When I penned my recent rant on the inadvisability (at least at present) of SaaS for core systems in insurance, little did I know I would hear from some enthusiastic fans eager to sing the virtues of SaaS.
In that particular blog, “Is SaaS a Viable Option for Core Insurance Systems?,” I opined: “So, are insurers likely to embrace SaaS for their core offerings? Probably not at this point. I must add, however, that SaaS vendors are working hard at mitigating the potential problems with their systems and their paradigm. It will probably take more of this work—and a more risk-friendly economic climate—to convince many insurers to choose the option for critical systems. But it is not out of the realm of possibility.”
Indeed, some see the possibility as closer than I believe it to be. One reader pointed out that “certain blocks of business supported by some core systems hold different strategic priority and/or risk profiles with an insurance carrier.” I think the key word here is “supported.” In other words, we’re not talking about true core systems. Certainly, if a block of business has a lower priority, insurers will be far less nervous about SaaS applications connected with that business. Still, this is not the same as wrapping true core systems in a SaaS paradigm. The reader’s suggestion gets us a little closer to core insurance systems, but not quite there—which is really my point.
The same reader believes it is “perfectly reasonable for a company to consider a SaaS solution for a block of business that is non-strategic or niche or when the economics dictate.” I can’t disagree with that, but even there, the basic instability and insecurity of the Internet are troublesome factors, especially in today’s highly interconnected enterprises. The bad guys could still enter through an innocuous door (non-strategic systems delivered via SaaS) then gain access to the data treasure vault (the core). To prevent this, these low-priority systems would need to be quarantined from core systems, a situation which would likely hamper their functionality.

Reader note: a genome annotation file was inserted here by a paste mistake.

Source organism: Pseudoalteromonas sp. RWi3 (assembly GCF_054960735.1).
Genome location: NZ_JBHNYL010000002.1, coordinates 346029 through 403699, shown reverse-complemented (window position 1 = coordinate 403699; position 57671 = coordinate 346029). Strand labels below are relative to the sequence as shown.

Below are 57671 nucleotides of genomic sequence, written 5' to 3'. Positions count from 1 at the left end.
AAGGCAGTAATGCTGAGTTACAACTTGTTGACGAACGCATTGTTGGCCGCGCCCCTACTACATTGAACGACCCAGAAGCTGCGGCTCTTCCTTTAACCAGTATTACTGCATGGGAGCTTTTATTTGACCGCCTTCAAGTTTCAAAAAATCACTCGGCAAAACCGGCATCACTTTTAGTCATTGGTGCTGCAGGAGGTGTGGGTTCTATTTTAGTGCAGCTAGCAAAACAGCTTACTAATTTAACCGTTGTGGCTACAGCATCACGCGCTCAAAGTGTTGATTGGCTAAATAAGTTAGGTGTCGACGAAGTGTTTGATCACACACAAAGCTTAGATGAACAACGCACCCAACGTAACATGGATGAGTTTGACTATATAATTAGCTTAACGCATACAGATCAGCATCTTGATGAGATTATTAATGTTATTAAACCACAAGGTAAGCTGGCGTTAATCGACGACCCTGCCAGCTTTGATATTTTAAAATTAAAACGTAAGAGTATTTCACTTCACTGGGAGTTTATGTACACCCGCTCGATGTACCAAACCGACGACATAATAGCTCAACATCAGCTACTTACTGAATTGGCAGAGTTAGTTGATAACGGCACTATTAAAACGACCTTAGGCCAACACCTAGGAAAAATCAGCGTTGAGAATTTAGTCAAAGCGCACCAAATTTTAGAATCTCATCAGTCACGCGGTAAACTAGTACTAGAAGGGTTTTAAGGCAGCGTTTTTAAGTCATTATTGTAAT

Another reader points out that SaaS comes in “several flavors,” some of which feature a development platform and/or allow extensive customization. That certainly answers some of the objections to SaaS, but the security issue remains. This reader asserts that, “SaaS security is the responsibility of the customer,” and I agree. It was never my idea for SaaS vendors to provide security platforms. My point is not that SaaS applications are insecure, but that the Internet—the channel through which they are delivered—is very insecure.
A third reader summarized the situation nicely: “While SaaS providers have found different ways to [allay] the industry’s fear for security, some today are believers [but] most are still on the fence. Version and functionality control along with customization seems to be less of a worry for the SaaS providers,” he notes, but he adds that full acceptance of this delivery channel for core systems in the insurance industry is “still some way off.”
This story can also be found at InsuranceNetworking.com.

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